What is a school? My two cents.

Children playing on the beach in Fuvahmulah – Photo by Asad

In an overly materialistic world, we have come to associate the quality of education and knowledge with the materials that a learning environment is built with. We seem incapable of detaching knowledge from brick and mortar. A school has become a social construct, a physical structure that has to be built with the most expensive materials. Our expectation of a school is not what is taught there but rather the physical built quality of the building and the comfort of the environment.

About a decade ago, I came across the story of Sugata Mitra and his ‘hole in the wall’ project. His story is fascinating. It is a story of our capacity to self-organize and learn even from a very young age. A software engineer by profession, Mr Mitra wanted to make education accessible to the underprivileged. In this youtube video, he explains how he started thinking that the victorian English education system that the rest of the world adopted in the 20th century standardised education and how he thought that limited human creativity. After the initial experiments, he came up with concepts like Self organized learning environments or SOLEs and the Granny Cloud. These concepts and the school in the cloud turn our conventional ideas about schools on their head.

The late Sir Robinson is another educator who had strong opinions against the systems of schooling we see today. He called for a new paradigm in education and introduced such terms as ‘education’s death valley’ and described schools as places that kill creativity in children. He was perhaps the best TED speaker ever. Here is one of his TED talks where he talks about customizing and personalizing the way we help children in schools.

I recently read the autobiography of Amartya Sen, the Nobel-winning economist and global thinker who recollected details of his childhood and school days in his most recent book ‘Home in the world’. Professor Sen attended the Shantiniketan, but not during the life of Rabindranath Tagore. The description of Shantiniketan and the learning environment during Professor Sen’s time there and before that opens a window into how education was viewed back in those days. It reminded me of the importance of helping each child reach their full potential in life instead of standardising education. Some brave thinkers have tried to demonstrate this through stories and this is a story I came across many years ago and shared on my blog.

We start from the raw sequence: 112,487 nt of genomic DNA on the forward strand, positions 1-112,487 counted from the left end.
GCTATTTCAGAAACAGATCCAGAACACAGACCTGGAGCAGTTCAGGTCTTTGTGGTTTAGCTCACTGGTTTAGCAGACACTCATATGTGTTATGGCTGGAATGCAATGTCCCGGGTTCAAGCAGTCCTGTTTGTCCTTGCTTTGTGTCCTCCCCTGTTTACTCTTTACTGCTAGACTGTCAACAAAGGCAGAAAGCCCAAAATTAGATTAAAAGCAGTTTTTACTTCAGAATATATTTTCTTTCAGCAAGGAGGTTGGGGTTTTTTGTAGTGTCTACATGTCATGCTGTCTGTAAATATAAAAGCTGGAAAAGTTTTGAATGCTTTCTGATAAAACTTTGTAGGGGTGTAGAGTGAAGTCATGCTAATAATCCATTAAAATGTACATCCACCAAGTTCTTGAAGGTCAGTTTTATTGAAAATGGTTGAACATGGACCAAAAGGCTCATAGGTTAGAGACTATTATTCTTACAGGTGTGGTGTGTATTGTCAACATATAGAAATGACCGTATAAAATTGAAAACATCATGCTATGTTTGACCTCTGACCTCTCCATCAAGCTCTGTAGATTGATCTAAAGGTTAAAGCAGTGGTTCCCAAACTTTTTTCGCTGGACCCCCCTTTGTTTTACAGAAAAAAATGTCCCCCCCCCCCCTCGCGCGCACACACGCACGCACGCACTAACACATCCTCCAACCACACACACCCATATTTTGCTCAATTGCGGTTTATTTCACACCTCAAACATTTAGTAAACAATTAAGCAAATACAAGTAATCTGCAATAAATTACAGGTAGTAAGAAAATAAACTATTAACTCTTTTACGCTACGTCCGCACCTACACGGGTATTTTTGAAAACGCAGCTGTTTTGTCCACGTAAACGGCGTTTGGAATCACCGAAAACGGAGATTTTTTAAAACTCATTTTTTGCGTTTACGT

Another important lesson I learned from Professor Sen’s book is the myth of colourful academic achievement during childhood equating to success later in life. When Professor Sen won the Nobel Prize for economics in 1998, the principal of his old primary school in Dhaka wanted to honour him during his next visit to Bangladesh and when the principal dug through the old records for Professor Sen’s academic results in primary school, he was surprised to find that those results were very ordinary. He was not a straight-A student. Schools should teach kids how to think rather than what to think. They should be taught life skills, social skills and self-awareness more than anything else.

For a long time, I have had very different opinions on how our education system is organized. As far back as 2009, I argued against island school SMTs for trying to exclude certain kids from their schools. The idea of extending boundary walls to keep the so-called ‘street children’ out never appealed to me and it goes against the principles of open community schools that we are supposed to have on the islands. Kids on the street, especially those being lost to delinquency, are the result of the failure of educators who are responsible for that catchment area – the SMT of the very school who are trying to keep these kids out of their premises. Here is the link to a document that was prepared in 2011 about an educational vision for Fuvahmulah as I saw it then.

My formative education was mostly extracurricular. They had very little to do with formal education. I learned from my grandfather’s Achchange, from my uncle and from backyard gardening with my father. At school, my best lessons came not from the books but from the work that our principal Ibrahim Waheed made us do – organizing his library, printing a newspaper and a magazine and acting in plays. I am grateful for my childhood and to all those beautiful people who shaped my childhood that made me who I am.

So what is a school? To me, it is not about schools but more about schooling as a concept. Schooling as helping children grow in their capacity to be independent thinkers capable of looking after themselves and those around them. Schooling is about enhancing their capacity to make meaning of themselves and the world they live in. Schooling should not be associated with a glorified building. Schooling can happen anywhere. Discipline and life skills can be taught anywhere in the neighbourhood – be it inside a tin shack, a mud hut, an odi haruge (boat hangar) or on the beach on small islands. What is important is not where our children are educated but rather with what knowledge and competencies.

About Hassan Saeed

I am a lifelong learner. I learn every day and I learn from everybody I interact with - I live with this simple philosophy. My goal is to help spread knowledge and information that helps people get better every day. Learning should fit into everyone's daily routine. Learning should empower individuals to achieve more and drive them towards excellence and perfection.
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